Stop 10: Altab Ali Park
This is Altab Ali Park, but it was only named as such in 1998. Before that it was called St. Mary's Park, the site of a 14th Century white church called St Mary's from which the local area – Whitechapel – derives its name. It was bombed in the Blitz during World War II, and a lightening strike a few years later finished it off, only a few gravestones remain today.
Tighter immigration legislation introduced in the 60s and 70s gave legitimacy to the idea that newly settled Bengalis in Spitalfields did not belong here. As officially sanctioned second-class citizens, immigrants became an easy target for attack and could be blamed for everything. In 1978, very real blood was spilled near this park.
On 4 May 1978, on the eve of local elections, and the year before Margaret Thatcher came to power, a local textile worker by the name of Altab Ali was murdered in a racist attack and left in a pool of blood in the Whitechapel road. He worked in Hanbury Street, off Brick Lane, and was heading home past the park to Cannon Street Road when he was attacked by a group of racists.
In fact throughout the 1970s racist attacks on the Bengali community had increased. Bricks were thrown through windows, excrement smeared over doors and Bengali families felt too intimidated to leave their homes. Politicians and the mass media pinned much of the blame for this violence on the 'skinheads' of the ultra-reactionary National Front. They also blamed immigrants themselves for 'not mixing' while the police even accused families around here of setting fire to their own homes for insurance purposes.
These explanations of course simply hid mainstream scape-goating when in the late 60's the post-war boom subsided into bust and recession hit Britain. Trade union leaders and the TUC (Trade Union Congress) demanded stiffer measures to keep immigrants out, encouraging a view that whites were being driven from their jobs by blacks and Asians, rather than by government failure. The idea of too many workers chasing too few jobs became popular and demands to protect 'British jobs for British workers', a common slogan. These ideas spurred violent racist attacks on the ground.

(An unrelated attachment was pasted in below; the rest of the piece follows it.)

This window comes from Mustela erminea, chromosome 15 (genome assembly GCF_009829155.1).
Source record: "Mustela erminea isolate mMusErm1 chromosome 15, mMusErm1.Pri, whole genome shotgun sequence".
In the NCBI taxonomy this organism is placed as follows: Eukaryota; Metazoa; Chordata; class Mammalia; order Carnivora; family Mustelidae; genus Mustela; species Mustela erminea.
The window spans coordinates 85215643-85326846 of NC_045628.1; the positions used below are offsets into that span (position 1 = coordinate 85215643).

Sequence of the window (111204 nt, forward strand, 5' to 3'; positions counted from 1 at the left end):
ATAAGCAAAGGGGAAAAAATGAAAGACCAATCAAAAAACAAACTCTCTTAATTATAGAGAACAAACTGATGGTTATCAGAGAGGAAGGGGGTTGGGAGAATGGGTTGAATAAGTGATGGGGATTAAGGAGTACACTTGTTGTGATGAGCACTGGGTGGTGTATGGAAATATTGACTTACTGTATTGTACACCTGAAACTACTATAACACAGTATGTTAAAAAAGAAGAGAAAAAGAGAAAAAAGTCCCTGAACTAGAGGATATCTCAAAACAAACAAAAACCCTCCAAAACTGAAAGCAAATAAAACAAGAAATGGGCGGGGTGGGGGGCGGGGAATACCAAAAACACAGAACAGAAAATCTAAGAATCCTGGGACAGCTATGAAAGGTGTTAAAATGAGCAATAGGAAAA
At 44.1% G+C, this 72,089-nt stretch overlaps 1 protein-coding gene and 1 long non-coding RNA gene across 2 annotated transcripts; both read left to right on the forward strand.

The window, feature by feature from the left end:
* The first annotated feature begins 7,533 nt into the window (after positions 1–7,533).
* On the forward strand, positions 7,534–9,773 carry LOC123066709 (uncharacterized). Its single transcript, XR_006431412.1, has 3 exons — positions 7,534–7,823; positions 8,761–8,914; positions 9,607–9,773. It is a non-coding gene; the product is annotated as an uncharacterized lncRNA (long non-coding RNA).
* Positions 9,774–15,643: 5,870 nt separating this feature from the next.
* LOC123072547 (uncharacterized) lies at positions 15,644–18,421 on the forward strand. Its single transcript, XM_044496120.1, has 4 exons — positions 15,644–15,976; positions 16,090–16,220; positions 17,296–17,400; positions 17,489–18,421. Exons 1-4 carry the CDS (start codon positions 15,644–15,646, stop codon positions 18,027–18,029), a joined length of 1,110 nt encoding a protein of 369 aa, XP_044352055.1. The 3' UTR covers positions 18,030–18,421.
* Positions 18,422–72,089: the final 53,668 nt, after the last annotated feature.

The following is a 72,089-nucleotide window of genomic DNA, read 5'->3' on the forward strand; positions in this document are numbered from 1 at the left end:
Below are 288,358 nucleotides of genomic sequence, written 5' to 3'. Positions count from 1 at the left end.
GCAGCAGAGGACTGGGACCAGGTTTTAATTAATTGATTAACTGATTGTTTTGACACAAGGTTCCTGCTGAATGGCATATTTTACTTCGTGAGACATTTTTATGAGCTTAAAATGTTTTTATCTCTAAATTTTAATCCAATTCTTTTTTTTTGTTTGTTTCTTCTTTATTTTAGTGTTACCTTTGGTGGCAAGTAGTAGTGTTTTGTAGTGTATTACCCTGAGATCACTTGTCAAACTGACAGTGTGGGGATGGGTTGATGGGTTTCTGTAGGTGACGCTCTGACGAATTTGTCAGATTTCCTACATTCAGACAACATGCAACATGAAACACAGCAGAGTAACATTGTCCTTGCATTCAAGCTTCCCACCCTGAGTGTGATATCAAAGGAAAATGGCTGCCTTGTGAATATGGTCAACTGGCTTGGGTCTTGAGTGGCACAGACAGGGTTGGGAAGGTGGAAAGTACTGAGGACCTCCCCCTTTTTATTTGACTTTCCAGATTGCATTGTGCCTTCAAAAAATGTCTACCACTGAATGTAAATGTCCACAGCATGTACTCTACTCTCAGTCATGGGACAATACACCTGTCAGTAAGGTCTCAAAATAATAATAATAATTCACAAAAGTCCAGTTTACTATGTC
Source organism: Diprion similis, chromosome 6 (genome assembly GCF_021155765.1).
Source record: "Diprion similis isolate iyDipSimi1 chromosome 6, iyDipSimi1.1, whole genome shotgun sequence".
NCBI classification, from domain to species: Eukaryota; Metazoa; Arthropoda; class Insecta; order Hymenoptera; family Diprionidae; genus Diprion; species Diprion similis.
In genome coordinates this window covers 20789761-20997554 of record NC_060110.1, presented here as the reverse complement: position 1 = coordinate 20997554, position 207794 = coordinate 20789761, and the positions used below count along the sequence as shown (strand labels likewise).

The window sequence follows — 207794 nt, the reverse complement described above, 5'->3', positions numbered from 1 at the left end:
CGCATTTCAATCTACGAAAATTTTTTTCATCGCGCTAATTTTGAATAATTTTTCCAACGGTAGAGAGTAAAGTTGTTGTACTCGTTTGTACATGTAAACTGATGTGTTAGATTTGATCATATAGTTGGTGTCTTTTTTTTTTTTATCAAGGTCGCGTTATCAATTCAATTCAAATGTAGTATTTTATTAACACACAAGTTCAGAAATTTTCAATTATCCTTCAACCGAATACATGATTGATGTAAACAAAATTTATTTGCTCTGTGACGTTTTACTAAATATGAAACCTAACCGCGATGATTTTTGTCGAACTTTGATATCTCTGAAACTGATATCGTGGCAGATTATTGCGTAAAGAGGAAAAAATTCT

By the mid-70s a number of local youth movements, realising that they would have to defend themselves, united with anti-racists under the umbrella of the Asian Youth Movement. They were influenced by the ideas of radical black solidarity movements in the US and attempted to reclaim the streets from the racists, confronting them head on when they attempted to smash up Bengali shop fronts here in the Whitechapel Road and in Brick Lane.
In this period it is worth noting, being anti-racist meant you believed there was only one race, the human race. Anti-racists campaigned against ideas of racial difference, against all forms of discrimination and for equal treatment for all and when it came to jobs and wages, for unity between black, white and Asian workers.
After Altab Ali's murder, his coffin was carried to Whitehall in a long procession led by thousands of Asian youth and anti-racists, highlighting the anger many felt at the government's failure to do anything about racist attacks, at levels of police racism and the criminalisation by the government of immigrant communities. This mass mobilisation of local anti-racists put paid to further large-scale racist incursions in Brick Lane, although violence still continued in the local area. Fears of riots in the 1980s, finally transformed the divisive racist politics of the preceding era into a radical new form as we shall learn at the end of our tour.